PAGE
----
Brutal and bewildering

February 20. Britain, and the world, was horrified at the arrest of two boys aged ten in Liverpool for the abduction and murder of two-year-old Jamie Bulger.

Jamie Bulger's funeralThe toddler wandered away from his mother in a shopping centre. Security cameras showed him being led away by the two boys, Jon Venables and Robert Thompson. They took him to a railway embankment where they tortured and stoned him to death. The killing caused revulsion, bewilderment and endless soul-searching.

Was no child safe from abduction? Was Britain raising a generation of amoral children who simply didn't understand right from wrong? As sales of kiddy-leads soared, police painstakingly assembled the case against the two killers.

Hundreds of mourners attended Jamie's funeral. A mob attacked the prison van carrying the accused. But at the trial at Preston Crown Court, public apathy was in the dock alongside the young killers. The court heard how witness after witness had seen the bruised and weeping child with the two older boys, but none had intervened. Neither of the boys offered any explanation for what had happened. The judge suggested that violent videos may have been responsible

Esha Ness romps homeApril 3. The Grand National that never was - animal rights demonstrators disrupted the start of the race at Aintree. Esha Ness raced home first in the world's greatest steeplechase, but the result was declared null and void. Bookmakers had to return 75 million which had been staked on the race.

April 20. The two-month long siege of the headquarters of the Cult Davidian in Waco, Texas, came to a bloody end. A fire broke out when the FBI rammed the compound with tanks and fired tear gas. The blaze ripped through the building killing 95 including the cult leader David Koresh. The siege had begun on February 28 when agents from the Bureau of Alcohol, Tobacco and Firearms tried to raid the compound to search for illegally-held weapons. Four agents died when cult members opened fire.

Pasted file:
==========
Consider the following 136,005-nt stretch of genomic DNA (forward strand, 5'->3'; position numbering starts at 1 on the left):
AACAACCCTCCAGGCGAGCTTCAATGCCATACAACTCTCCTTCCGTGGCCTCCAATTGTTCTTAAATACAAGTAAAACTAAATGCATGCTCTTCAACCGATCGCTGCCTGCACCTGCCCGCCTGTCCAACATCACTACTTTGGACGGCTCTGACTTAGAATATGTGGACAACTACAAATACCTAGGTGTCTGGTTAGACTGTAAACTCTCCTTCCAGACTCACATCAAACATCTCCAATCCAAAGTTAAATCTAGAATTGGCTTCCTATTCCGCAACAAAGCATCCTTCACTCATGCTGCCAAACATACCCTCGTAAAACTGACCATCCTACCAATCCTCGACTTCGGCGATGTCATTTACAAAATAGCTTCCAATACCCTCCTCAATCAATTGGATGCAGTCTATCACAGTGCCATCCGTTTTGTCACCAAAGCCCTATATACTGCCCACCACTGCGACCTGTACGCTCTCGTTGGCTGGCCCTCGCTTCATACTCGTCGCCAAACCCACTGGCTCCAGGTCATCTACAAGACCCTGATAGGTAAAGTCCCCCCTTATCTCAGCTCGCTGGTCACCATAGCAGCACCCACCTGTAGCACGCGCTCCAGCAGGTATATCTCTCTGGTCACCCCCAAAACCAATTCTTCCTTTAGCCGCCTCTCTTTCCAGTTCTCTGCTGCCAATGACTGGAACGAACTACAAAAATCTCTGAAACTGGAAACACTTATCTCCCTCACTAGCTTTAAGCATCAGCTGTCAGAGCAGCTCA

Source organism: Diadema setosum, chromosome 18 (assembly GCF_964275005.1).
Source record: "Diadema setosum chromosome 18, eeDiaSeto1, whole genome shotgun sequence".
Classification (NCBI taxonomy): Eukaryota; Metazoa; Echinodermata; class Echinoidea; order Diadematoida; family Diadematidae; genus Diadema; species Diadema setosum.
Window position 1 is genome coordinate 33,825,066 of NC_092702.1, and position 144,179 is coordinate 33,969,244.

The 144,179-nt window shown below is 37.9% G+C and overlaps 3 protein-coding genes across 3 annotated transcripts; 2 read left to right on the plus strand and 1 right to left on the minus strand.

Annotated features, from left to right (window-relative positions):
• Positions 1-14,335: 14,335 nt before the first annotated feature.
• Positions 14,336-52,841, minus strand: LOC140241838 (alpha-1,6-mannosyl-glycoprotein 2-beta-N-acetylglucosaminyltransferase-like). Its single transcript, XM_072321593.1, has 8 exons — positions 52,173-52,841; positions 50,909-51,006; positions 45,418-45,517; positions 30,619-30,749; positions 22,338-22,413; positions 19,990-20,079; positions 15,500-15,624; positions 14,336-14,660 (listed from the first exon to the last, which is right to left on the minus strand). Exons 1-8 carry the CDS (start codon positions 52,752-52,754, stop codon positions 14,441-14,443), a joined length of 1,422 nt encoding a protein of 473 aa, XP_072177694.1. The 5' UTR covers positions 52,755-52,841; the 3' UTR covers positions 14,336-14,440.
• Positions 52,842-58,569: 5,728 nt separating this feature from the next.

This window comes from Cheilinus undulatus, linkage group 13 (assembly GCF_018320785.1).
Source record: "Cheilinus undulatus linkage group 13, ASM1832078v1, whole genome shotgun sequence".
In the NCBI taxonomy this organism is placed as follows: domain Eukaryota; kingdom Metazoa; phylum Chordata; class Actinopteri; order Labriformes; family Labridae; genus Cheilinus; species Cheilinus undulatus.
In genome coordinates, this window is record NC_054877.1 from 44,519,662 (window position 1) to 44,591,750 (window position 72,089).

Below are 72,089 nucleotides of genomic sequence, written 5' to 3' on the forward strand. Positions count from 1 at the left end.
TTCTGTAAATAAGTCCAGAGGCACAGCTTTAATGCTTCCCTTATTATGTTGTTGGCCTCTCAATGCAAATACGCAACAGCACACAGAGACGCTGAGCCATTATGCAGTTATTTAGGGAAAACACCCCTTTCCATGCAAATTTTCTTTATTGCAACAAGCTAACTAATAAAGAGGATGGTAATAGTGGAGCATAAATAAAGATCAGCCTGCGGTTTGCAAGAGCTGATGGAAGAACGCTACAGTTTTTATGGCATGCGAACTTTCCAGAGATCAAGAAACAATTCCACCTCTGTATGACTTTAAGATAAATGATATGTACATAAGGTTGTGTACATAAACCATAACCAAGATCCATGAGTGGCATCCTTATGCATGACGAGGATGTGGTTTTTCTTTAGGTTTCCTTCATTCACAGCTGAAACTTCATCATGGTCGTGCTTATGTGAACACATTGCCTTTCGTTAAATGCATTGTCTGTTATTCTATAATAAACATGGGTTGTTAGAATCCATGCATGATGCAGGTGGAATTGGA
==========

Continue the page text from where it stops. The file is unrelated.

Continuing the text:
September 13. Israel's Prime Minister Yitzhak Rabin and Palestinian Liberation Organisation leader Yasser Arafat shook hands and sign a peace accord on the White House lawn. The historic agreement gave the Palestinians limited autonomy in the Gaza Strip and West Bank. The old foes had been brought together by US President Bill Clinton after the Norwegian government worked secretly for months to organise talks between the PLO and Israel.

December 15. The Downing Street Declaration raised fresh hopes for an end to the terrorist violence that had claimed the lives of more than 3,000 people in Britain and Ireland since 1968. British Prime Minister John Major and his Irish counterpart Albert Reynolds agreed an arrangement by which a united Ireland might be created.


In brief

February 24. England's 1966 World Cup winning captain Bobby Moore died aged 51.

February 26. Seven people were killed when a bomb exploded in a car park underneath the World Trade Centre in New York.

March 2. A 100 million manufacturing centre devoted solely to car components - the first of its kind in Europe - was unveiled for the Patent Shaft Steelworks site in Wednesbury.

March 18. A damning auditors' report showed that West Midlands Regional Health Authority wasted up to 12 million on a computer system.

April 6. A report showed that more than 1,000 Wolverhampton women each year were having abortions outside the borough because some local health workers refused to carry out terminations.

April 21. Wolverhampton Council agreed to spend £300,000 on fire alarms in council homes after the death of two 16-month twins in Bushbury.

April 24. An IRA bomb in the City of London caused damage estimated at 1 billion. One man died.

April 28. Staffordshire Police reported a 16 per cent rise in crime - the third highest of any police force in Britain.

August 7. Shropshire social services defended sending a teenage car thief on an 11-week "holiday" to Portugal, despite public outrage.

October 15. South African President F W de Klerk and Nelson Mandela were jointly awarded the Nobel Peace Prize.

December 3. Diana, Princess of Wales, announced that she would be withdrawing from public life in the new year.